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Effective consent is indeed a legal fiction
Since the late 1960s, the legal doctrine of consent has occasionally been subject to severe criticism from within the bioethical discourse. The criticism was often based on observations indicating that consents and refusals, which had been considered valid from legal or institutional points of view, had frequently failed to reflect genuinely autonomous decision making, hence genuinely autonomous choices.
This has led several critics to conclude that informed consent is a legal fiction. To clarify the concept, a legal fiction is a supposition of fact taken to be true by the courts of law, irrespective of whether it is true or not, and even though it might not be true (see “fiction” in The Concise Dictionary of Law).1 What these critics probably meant to say was that the law deems any person who has given a legally valid consent to be genuinely task specifically autonomous, regardless of whether this is true or not and even though it might not be true. In other words, informed consent is a legal fiction, since it presupposes—that is, claims to reflect—genuine task specific autonomy, however baselessly.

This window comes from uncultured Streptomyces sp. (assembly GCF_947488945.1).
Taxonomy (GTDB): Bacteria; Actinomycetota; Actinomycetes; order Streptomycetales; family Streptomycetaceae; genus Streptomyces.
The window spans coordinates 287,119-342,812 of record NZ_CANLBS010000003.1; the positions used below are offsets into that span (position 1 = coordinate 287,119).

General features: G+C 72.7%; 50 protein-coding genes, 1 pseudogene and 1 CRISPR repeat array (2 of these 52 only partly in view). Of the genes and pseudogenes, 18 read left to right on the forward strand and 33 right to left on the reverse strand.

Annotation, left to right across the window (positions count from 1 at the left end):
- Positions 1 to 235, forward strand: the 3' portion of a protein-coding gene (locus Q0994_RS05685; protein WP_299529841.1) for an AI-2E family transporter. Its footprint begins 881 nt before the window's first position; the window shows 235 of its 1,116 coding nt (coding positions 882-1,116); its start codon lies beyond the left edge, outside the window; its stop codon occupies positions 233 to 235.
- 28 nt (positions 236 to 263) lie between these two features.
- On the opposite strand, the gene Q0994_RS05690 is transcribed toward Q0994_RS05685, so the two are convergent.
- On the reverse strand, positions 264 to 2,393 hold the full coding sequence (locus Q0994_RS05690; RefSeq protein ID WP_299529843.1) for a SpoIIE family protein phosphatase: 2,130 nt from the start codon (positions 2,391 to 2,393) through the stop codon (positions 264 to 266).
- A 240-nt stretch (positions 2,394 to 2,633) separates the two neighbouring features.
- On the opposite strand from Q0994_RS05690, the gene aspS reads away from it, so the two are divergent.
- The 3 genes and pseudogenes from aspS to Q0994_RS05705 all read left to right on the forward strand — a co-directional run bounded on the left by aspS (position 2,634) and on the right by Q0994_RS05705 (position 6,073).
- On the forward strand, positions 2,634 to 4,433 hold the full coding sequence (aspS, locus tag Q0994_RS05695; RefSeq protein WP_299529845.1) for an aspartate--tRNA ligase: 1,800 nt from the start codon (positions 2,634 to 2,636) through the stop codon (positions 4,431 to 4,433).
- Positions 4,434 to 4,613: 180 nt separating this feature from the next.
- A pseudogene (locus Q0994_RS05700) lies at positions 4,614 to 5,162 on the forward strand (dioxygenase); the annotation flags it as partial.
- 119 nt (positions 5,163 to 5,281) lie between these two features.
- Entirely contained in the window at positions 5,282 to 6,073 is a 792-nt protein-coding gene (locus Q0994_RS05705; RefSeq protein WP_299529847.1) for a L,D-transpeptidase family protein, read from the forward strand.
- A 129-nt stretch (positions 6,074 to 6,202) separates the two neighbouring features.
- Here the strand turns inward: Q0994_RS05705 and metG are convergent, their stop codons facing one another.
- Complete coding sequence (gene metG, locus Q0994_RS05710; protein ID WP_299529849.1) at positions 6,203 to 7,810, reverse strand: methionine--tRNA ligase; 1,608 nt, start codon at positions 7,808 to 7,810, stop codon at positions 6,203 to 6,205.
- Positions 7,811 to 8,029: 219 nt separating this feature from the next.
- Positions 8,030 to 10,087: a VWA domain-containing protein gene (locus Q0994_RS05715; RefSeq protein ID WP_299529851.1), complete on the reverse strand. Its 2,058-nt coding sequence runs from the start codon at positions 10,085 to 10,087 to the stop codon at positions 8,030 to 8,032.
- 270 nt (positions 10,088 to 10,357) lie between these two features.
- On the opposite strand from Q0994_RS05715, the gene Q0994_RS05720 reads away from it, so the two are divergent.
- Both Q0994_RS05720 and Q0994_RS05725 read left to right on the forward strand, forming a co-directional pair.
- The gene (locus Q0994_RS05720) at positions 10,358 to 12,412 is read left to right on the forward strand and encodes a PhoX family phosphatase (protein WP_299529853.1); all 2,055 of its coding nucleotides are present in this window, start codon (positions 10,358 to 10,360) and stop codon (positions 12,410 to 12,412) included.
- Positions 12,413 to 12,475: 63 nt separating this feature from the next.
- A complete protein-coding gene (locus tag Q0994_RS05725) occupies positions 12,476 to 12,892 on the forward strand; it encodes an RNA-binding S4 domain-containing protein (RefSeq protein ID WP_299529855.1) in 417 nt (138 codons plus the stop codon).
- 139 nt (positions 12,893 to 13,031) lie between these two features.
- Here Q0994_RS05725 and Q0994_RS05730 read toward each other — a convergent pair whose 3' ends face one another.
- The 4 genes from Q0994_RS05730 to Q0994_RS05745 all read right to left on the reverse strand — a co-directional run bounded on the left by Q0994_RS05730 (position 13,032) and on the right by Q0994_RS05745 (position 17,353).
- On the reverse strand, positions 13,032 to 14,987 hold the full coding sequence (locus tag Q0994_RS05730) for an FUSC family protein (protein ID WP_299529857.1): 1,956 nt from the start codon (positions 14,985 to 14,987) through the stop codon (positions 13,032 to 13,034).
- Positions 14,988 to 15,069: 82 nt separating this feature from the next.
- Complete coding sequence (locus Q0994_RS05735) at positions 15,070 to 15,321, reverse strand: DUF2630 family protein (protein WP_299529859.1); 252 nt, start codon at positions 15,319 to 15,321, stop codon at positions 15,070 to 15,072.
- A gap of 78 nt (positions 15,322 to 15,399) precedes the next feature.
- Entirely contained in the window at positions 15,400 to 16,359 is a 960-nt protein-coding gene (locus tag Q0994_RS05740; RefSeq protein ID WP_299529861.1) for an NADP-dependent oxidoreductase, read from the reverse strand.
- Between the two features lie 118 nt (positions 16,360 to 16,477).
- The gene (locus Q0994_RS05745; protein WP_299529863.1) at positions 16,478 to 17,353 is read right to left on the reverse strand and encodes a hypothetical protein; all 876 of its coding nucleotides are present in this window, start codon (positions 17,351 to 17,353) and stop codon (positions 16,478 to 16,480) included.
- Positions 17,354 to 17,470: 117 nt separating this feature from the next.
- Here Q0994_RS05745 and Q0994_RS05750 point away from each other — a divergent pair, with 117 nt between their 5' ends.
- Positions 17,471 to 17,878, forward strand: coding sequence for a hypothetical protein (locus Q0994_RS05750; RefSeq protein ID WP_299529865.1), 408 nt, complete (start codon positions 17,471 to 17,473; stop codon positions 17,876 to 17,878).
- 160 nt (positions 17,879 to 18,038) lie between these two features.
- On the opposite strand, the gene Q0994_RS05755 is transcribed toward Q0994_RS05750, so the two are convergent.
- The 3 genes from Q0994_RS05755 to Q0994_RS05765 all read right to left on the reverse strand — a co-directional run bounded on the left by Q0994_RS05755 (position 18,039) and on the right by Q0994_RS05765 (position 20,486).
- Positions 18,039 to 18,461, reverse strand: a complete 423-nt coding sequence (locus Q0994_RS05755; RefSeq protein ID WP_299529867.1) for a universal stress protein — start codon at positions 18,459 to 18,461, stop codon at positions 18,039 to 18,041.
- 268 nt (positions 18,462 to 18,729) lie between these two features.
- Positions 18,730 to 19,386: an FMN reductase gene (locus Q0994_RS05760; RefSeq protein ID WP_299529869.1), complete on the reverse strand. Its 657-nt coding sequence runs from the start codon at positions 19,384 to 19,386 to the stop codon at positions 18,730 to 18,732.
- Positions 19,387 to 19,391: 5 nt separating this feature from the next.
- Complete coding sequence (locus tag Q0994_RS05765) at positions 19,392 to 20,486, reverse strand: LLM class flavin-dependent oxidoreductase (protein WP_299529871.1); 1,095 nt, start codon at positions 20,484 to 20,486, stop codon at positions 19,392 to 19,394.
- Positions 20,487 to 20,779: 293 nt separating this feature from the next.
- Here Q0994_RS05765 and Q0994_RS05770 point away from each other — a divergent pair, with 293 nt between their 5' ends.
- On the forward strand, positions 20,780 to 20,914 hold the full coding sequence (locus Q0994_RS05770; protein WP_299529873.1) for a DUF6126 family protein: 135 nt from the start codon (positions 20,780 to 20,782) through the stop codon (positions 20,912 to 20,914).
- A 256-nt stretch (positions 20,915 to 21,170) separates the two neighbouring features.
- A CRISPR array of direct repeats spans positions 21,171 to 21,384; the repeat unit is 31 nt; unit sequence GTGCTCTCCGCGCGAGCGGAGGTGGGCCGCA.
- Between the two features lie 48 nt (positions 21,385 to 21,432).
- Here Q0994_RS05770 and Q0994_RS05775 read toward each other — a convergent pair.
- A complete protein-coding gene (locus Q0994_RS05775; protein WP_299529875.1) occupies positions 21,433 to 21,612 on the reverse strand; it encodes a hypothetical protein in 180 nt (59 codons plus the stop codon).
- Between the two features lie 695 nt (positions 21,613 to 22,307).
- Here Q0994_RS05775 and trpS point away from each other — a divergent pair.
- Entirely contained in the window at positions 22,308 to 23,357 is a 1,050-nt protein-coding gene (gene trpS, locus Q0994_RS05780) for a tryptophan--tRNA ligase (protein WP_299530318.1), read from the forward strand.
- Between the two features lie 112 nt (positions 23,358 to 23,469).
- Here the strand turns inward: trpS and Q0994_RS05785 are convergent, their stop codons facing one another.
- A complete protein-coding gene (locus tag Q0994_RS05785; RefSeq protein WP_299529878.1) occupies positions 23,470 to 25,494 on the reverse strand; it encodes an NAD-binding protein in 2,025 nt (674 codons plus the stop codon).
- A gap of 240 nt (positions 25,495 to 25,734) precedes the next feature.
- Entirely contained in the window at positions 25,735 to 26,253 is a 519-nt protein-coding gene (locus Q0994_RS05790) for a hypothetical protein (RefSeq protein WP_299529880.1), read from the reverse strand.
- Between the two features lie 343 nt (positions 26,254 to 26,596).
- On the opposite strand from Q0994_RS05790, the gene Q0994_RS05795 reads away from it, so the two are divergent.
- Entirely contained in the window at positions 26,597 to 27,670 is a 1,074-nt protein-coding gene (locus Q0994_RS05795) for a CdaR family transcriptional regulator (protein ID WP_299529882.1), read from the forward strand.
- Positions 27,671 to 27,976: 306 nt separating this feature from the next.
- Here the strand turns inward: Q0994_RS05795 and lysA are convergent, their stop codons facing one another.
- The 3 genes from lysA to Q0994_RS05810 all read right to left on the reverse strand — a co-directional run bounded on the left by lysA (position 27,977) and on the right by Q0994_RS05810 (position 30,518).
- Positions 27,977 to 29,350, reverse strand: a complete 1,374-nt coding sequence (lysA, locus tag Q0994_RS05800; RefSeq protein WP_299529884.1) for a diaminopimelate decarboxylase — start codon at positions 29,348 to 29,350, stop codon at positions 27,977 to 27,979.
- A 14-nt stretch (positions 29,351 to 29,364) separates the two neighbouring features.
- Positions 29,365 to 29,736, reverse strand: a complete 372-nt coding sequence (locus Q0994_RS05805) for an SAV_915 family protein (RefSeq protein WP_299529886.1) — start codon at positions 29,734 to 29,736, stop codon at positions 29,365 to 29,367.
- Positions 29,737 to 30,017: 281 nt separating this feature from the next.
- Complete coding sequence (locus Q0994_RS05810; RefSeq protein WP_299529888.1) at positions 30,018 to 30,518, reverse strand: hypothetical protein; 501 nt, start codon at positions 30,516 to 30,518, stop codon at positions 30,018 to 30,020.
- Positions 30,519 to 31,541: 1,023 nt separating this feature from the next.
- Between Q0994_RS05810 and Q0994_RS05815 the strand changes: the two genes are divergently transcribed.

It was precisely this potentially embarrassing conclusion that prompted Faden and Beauchamp (FB) to develop a brilliant and remarkably effective argument in defence of the legal doctrine of consent. In their seminal work, AHistory and Theory of Informed Consent, they indeed acknowledged that effective consent (the term they had specifically assigned to legally and institutionally valid consents and refusals) often fails to be compatible with autonomous authorisation (the term they had specifically assigned to genuine task specific autonomy). Indeed, they recognised that effective consent does not necessarily entail autonomous authorisation. They argued, however, that the former is not a legal fiction, since it does not presuppose the …
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